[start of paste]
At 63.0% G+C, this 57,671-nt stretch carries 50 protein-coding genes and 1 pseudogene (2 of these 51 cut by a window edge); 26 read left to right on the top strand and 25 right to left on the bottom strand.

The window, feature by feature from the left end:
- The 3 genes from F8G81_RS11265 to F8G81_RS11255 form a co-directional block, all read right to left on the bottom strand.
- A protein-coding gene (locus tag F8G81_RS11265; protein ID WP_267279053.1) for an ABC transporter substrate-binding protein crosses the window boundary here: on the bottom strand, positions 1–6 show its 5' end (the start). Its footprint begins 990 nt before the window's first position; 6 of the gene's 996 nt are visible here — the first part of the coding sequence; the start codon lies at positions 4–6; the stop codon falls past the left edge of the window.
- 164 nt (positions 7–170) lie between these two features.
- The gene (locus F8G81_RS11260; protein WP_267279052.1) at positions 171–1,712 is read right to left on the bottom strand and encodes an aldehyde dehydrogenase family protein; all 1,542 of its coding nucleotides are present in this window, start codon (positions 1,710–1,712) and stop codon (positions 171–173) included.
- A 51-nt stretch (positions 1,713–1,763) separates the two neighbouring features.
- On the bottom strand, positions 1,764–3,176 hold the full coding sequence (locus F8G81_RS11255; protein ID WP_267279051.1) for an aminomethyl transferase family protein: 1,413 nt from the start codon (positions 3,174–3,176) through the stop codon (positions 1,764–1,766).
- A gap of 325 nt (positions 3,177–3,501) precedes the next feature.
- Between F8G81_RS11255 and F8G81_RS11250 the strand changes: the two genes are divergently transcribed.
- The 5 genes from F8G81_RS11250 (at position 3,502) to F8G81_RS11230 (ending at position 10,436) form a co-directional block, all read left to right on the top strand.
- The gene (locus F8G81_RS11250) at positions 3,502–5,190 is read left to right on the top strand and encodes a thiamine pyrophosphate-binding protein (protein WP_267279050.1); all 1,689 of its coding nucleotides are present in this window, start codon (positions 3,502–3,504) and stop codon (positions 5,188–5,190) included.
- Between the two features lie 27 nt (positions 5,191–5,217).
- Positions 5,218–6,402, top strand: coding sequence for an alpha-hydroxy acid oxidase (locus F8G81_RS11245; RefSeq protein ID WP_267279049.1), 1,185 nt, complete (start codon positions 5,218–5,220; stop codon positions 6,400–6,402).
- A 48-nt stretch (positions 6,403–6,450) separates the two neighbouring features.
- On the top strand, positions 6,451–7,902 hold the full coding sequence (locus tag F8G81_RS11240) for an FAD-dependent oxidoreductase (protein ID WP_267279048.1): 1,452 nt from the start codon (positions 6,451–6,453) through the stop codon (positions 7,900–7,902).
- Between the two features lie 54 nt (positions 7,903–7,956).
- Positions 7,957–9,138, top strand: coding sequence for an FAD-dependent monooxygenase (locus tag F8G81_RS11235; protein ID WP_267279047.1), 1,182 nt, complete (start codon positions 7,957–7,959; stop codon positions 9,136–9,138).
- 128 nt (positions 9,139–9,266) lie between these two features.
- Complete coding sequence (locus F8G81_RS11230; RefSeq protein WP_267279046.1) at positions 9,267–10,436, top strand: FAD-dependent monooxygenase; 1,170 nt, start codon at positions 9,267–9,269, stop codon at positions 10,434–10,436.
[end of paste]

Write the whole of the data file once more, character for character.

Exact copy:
At 63.0% G+C, this 57,671-nt stretch carries 50 protein-coding genes and 1 pseudogene (2 of these 51 cut by a window edge); 26 read left to right on the top strand and 25 right to left on the bottom strand.

The window, feature by feature from the left end:
- The 3 genes from F8G81_RS11265 to F8G81_RS11255 form a co-directional block, all read right to left on the bottom strand.
- A protein-coding gene (locus tag F8G81_RS11265; protein ID WP_267279053.1) for an ABC transporter substrate-binding protein crosses the window boundary here: on the bottom strand, positions 1–6 show its 5' end (the start). Its footprint begins 990 nt before the window's first position; 6 of the gene's 996 nt are visible here — the first part of the coding sequence; the start codon lies at positions 4–6; the stop codon falls past the left edge of the window.
- 164 nt (positions 7–170) lie between these two features.
- The gene (locus F8G81_RS11260; protein WP_267279052.1) at positions 171–1,712 is read right to left on the bottom strand and encodes an aldehyde dehydrogenase family protein; all 1,542 of its coding nucleotides are present in this window, start codon (positions 1,710–1,712) and stop codon (positions 171–173) included.
- A 51-nt stretch (positions 1,713–1,763) separates the two neighbouring features.
- On the bottom strand, positions 1,764–3,176 hold the full coding sequence (locus F8G81_RS11255; protein ID WP_267279051.1) for an aminomethyl transferase family protein: 1,413 nt from the start codon (positions 3,174–3,176) through the stop codon (positions 1,764–1,766).
- A gap of 325 nt (positions 3,177–3,501) precedes the next feature.
- Between F8G81_RS11255 and F8G81_RS11250 the strand changes: the two genes are divergently transcribed.
- The 5 genes from F8G81_RS11250 (at position 3,502) to F8G81_RS11230 (ending at position 10,436) form a co-directional block, all read left to right on the top strand.
- The gene (locus F8G81_RS11250) at positions 3,502–5,190 is read left to right on the top strand and encodes a thiamine pyrophosphate-binding protein (protein WP_267279050.1); all 1,689 of its coding nucleotides are present in this window, start codon (positions 3,502–3,504) and stop codon (positions 5,188–5,190) included.
- Between the two features lie 27 nt (positions 5,191–5,217).
- Positions 5,218–6,402, top strand: coding sequence for an alpha-hydroxy acid oxidase (locus F8G81_RS11245; RefSeq protein ID WP_267279049.1), 1,185 nt, complete (start codon positions 5,218–5,220; stop codon positions 6,400–6,402).
- A 48-nt stretch (positions 6,403–6,450) separates the two neighbouring features.
- On the top strand, positions 6,451–7,902 hold the full coding sequence (locus tag F8G81_RS11240) for an FAD-dependent oxidoreductase (protein ID WP_267279048.1): 1,452 nt from the start codon (positions 6,451–6,453) through the stop codon (positions 7,900–7,902).
- Between the two features lie 54 nt (positions 7,903–7,956).
- Positions 7,957–9,138, top strand: coding sequence for an FAD-dependent monooxygenase (locus tag F8G81_RS11235; protein ID WP_267279047.1), 1,182 nt, complete (start codon positions 7,957–7,959; stop codon positions 9,136–9,138).
- 128 nt (positions 9,139–9,266) lie between these two features.
- Complete coding sequence (locus F8G81_RS11230; RefSeq protein WP_267279046.1) at positions 9,267–10,436, top strand: FAD-dependent monooxygenase; 1,170 nt, start codon at positions 9,267–9,269, stop codon at positions 10,434–10,436.